Despite having a limited amount of practice time at Chicagoland in 2004 and 2005, as you endured crashes in practice during both years, you've performed very well, as a win in 2004 and a fifth-place finish in 2005 indicate. Is Chicagoland a venue where you don't need a lot of practice, or is it just a matter of the team being so prepared that it doesn't matter whether you start the race with your primary or backup race car?
"You don't necessarily need all the practice time, it's just a matter of fine-tuning your car to get it driving the way you want it to there. I'd rather take a chance on not having a guarantee to win the race versus crashing and knowing I can win the race. It's back to the cookie-cutter mile-and-a-halves, and the guys that are good on those mile-and-a-half tracks are good at Chicagoland because the package is pretty similar wherever you go."
With two wins, three top-twos, four top-threes, five top-10s and the most laps led of any other Sprint Cup driver at Chicagoland, you have a pretty good track record. How comfortable are you at Chicagoland?
"I think we've always been good here. You look at the past and we've had some weird events. On Fridays we've had two events where we've crashed in practice. The first time Hermie Sadler blew a motor and before the caution came out we crashed in his oil and went to the hospital and I missed the rest of the day. And then the very next year we blew a tire in practice and J.J. Yeley had to qualify for us. It's one of those places where as long as we get through Friday, we feel like we've got a shot at it. But I don't watch the stats very much. You just take it week to week. Technology in this sport changes so fast. What was good the last time you were here doesn't mean it's going to be good the second time around. So you constantly have to work. You've got to keep pushing the envelope. It's a place I like. This place is really getting racy as far a s finally being able to move around and change lines and run anywhere from the bottom to the top. It's a fun track because of that."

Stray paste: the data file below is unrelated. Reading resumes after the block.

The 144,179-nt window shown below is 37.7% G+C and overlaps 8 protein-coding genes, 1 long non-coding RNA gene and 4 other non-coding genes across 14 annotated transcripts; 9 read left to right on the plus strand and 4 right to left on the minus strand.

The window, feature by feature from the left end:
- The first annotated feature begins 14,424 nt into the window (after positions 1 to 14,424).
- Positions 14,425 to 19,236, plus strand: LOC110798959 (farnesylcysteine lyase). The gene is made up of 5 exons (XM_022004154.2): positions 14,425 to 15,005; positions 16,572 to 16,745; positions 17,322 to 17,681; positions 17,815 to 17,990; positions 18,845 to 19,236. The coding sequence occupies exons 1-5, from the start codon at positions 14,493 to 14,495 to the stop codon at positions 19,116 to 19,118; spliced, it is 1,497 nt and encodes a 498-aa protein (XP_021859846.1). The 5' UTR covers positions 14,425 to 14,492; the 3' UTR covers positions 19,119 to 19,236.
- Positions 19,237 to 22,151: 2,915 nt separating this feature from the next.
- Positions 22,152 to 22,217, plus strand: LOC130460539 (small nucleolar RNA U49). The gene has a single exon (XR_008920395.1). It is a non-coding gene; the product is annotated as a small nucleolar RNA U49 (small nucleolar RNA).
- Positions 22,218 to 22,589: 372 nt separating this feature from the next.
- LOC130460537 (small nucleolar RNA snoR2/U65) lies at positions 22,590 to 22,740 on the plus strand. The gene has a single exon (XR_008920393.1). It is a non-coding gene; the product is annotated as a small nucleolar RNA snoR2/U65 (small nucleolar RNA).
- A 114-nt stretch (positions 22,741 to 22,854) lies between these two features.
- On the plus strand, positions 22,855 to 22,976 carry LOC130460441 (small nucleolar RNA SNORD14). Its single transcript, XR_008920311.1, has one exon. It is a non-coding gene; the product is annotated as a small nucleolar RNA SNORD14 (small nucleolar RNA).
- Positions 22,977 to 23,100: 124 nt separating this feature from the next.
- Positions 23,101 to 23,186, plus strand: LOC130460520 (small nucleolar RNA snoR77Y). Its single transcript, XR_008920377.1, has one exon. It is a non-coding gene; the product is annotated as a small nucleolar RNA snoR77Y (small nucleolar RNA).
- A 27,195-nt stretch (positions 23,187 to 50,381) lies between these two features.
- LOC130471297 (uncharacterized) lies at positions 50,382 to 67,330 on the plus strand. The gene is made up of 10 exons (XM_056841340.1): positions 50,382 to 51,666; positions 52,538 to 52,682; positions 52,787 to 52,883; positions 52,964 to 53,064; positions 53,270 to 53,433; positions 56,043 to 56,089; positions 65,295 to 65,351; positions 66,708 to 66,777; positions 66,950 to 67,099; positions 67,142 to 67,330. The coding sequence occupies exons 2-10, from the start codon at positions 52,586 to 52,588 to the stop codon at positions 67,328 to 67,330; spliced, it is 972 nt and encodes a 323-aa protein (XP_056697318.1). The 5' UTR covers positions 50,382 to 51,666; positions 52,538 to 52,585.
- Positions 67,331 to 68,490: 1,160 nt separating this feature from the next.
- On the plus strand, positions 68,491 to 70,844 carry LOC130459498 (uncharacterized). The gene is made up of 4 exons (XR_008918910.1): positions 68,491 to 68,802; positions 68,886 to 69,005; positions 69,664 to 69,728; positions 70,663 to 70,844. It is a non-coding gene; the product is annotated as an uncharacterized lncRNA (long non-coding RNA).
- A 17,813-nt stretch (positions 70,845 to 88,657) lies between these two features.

Chicagoland and its sister track in Kansas look exactly alike. Are they?
"They're about as close as you can get to being the same. You aren't going to find any two tracks that are more identical than Kansas and Chicago. The only difference between the two tracks -- the backstretch at Chicago is a little bit rounded while Kansas' is straight. I call them sister tracks because with the exception of the bow in the backstretch at Chicagoland, they're identical race tracks. Both of them, it seems like the last couple years in particular, have come around. They've seasoned, and it's gotten to where we finally got off the bottom and move around the race track more. That's what you want as a driver. That's what teams want. You don't want to be stuck following guys and not being able to move around and pass. It just makes you confident that at least you've got options when you go in the corner. You can go and help yourself out as a driver, kind of like what we talk about at Michigan about being able to move around on the track. It makes this place a lot more fun when you're able to move around. The first couple of times that we came here, we all dreaded it because it was just single-file racing, and all you heard us talk about was aero push. Now you can't really use the aero push excuse too much because you have the ability to move around on the race track more."
Can you pretty much pass wherever you want at Chicagoland?
"I think you can pass anywhere, really. If you get a guy that misses the bottom of the corner and he bobbles, you can get around him. But even if someone doesn't make a mistake and you've got a little better car than they do, the groove is so wide that you have plenty of room to get a run on a guy. But as the tires wear out and grip goes away, drivers will make mistakes and a car's handling will become more important. And when a guy makes a mistake you need to be there to capitalize on it. You can really pass anywhere as long as the right opportunity comes up."
Track position and pit strategy seem to be the two biggest variables at Chicagoland. When and how do you make the decision to sacrifice tires for track position, or depending on the circumstances, track position for tires?
"I think it just depends on how your car is working. If your car is driving well, one that keeps you up toward the front all day because it's fast, then just two tires can keep you pretty quick. In that situation, you could make a big gain at the end by just taking on two tires and maintaining your track position. Even some guys who are behind and don't have their car the way they want, by taking on two tires, the track position they gain helps out more than four tires would. But when you get right down to it, I think Chicago is a track where if your car's good, then it doesn't matter whether you take two tires or four."